T'ao Ch'ien (365-427), "The Return" (tr. James Robert Hightower):
To get out of this and go back home!
My fields and garden will be overgrown with weeds—
I must go back.
It was my own doing that made my mind my body's slave
Why should I go on in melancholy and lonely grief?
I realize that there's no remedying the past
But I know that there's hope in the future.
After all I have not gone far on the wrong road
And I am aware that what I do today is right, yesterday wrong.
My boat rocks in the gentle breeze
Flap, flap, the wind blows my gown;
I ask a passerby about the road ahead,
Grudging the dimness of the light at dawn.
Then I catch sight of my cottage—
Filled with joy I run.
The servant boy comes to welcome me
My little son waits at the door.
The three paths are almost obliterated
But pines and chrysanthemums are still here.
Leading the children by the hand, I enter my house
Where there is a bottle filled with wine.
I draw the bottle to me and pour myself a cup;
Seeing the trees in the courtyard brings joy to my face.
I lean on the south window and let my pride expand,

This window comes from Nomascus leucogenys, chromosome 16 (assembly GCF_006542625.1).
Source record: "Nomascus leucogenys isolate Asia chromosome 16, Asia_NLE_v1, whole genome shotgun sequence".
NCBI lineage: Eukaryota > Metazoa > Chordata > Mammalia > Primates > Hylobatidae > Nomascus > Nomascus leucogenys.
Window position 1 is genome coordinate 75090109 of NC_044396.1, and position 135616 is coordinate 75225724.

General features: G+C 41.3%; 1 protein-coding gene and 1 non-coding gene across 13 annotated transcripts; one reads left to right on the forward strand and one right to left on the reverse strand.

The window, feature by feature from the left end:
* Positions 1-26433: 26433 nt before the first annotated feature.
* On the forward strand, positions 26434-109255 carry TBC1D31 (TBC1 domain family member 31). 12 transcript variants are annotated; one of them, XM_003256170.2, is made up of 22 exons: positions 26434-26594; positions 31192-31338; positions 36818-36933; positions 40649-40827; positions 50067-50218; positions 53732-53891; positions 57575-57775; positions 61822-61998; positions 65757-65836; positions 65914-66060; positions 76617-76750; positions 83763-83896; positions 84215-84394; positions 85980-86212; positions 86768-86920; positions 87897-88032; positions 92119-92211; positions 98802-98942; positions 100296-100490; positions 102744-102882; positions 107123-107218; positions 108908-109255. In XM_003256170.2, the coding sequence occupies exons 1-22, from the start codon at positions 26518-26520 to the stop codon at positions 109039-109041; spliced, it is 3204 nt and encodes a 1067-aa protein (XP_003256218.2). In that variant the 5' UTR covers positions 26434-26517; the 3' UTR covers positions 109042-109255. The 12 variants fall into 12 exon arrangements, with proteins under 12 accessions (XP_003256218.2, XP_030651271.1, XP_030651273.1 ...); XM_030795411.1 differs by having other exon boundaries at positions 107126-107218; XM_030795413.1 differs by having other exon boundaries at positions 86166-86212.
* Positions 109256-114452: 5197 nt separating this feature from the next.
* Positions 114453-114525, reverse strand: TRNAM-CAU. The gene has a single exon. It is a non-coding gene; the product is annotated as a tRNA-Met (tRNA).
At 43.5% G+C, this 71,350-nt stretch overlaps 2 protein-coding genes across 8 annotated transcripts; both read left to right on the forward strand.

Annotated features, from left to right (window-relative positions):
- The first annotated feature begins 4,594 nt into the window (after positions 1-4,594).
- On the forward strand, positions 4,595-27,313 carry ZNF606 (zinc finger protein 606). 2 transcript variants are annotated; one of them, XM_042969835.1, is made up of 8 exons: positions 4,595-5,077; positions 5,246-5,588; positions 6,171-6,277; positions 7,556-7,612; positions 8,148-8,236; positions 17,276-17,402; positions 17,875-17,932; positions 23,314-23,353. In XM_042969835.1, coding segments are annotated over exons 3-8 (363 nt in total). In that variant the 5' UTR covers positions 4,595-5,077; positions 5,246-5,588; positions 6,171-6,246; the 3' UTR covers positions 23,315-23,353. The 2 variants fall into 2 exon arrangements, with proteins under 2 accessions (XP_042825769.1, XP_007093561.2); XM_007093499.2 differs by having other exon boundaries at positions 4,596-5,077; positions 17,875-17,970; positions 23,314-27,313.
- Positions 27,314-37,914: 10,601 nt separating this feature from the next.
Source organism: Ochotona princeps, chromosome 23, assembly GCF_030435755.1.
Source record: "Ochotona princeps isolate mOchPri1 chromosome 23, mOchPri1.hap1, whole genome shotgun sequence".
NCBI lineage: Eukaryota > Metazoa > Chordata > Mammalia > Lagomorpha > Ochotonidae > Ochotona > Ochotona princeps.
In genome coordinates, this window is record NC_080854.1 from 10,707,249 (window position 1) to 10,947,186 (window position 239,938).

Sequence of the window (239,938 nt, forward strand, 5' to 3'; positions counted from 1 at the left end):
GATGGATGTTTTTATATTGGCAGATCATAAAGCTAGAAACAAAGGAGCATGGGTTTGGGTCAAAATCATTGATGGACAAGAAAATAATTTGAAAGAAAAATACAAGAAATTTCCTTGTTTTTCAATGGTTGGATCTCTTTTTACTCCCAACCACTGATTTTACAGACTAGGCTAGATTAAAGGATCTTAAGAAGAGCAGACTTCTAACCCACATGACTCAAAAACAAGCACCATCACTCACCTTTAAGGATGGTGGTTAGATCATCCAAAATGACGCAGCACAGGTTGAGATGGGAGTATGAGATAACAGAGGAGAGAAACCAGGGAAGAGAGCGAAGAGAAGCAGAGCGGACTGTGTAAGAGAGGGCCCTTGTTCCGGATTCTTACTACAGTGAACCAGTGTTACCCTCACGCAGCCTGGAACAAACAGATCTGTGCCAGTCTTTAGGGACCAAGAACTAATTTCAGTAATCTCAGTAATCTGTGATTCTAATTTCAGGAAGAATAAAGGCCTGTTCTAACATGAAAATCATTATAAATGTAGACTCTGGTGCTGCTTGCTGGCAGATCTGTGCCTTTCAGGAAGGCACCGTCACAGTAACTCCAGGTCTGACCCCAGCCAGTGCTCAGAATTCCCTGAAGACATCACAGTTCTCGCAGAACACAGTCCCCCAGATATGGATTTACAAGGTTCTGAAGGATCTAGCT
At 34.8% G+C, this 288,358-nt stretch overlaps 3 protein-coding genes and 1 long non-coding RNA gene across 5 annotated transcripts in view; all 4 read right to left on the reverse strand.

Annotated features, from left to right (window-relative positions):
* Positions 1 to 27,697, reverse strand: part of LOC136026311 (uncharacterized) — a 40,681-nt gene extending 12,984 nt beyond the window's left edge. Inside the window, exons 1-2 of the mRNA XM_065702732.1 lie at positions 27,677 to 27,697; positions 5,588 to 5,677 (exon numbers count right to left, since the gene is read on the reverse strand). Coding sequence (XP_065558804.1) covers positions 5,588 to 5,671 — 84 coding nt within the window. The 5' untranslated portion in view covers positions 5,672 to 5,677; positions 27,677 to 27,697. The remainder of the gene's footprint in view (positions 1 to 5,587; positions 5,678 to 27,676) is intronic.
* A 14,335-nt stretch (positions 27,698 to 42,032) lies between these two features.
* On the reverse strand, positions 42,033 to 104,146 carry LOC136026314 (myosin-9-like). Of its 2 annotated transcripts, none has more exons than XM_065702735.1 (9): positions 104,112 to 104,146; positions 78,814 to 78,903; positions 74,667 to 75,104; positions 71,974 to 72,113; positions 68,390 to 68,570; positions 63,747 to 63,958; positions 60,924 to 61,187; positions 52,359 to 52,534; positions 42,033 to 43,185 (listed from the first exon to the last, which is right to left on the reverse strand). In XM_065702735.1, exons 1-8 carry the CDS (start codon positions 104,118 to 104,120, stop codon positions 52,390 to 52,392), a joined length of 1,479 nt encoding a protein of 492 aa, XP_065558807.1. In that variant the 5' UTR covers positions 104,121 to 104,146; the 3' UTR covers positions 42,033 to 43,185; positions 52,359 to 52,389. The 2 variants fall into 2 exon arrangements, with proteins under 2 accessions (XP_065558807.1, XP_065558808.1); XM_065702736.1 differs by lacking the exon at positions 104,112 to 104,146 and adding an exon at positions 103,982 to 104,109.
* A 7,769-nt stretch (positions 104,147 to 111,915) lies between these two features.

I consider how easy it is to be content with a little space.
Every day I stroll in the garden for pleasure,
There is a gate there, but it is always shut.
Cane in hand I walk and rest
Occasionally raising my head to gaze into the distance.
The clouds aimlessly rise from the peaks,
The birds, weary of flying, know it is time to come home.
As the sun's rays grow dim and disappear from view
I walk around a lonely pine tree, stroking it.
Back home again!
May my friendships be broken off and my wandering come to an end.
The world and I shall have nothing more to do with one another.
If I were again to go abroad, what should I seek?
Here I enjoy honest conversation with my family
And take pleasure in books and cither to dispel my worries.
The farmers tell me that now spring is here
There will be work to do in the west fields.
Sometimes I call for a covered cart,
Sometimes I row a lonely boat,
Following a deep gully through the still water
Or crossing the hill on a rugged path.
The trees put forth luxuriant foliage,
The spring begins to flow in a trickle.
I admire the seasonableness of nature
And am moved to think that my life will come to its close.
It is all over—
So little time are we granted human form in the world!
Let us then follow the inclinations of the heart:
Where would we go that we are so agitated?
I have no desire for riches
And no expectation of Heaven.
Rather on some fine morning to walk alone
Now planting my staff to take up a hoe,
Or climbing the east hill and whistling long
Or composing verses beside the clear stream:
So I manage to accept my lot until the ultimate homecoming.
Rejoicing in Heaven's command, what is there to doubt?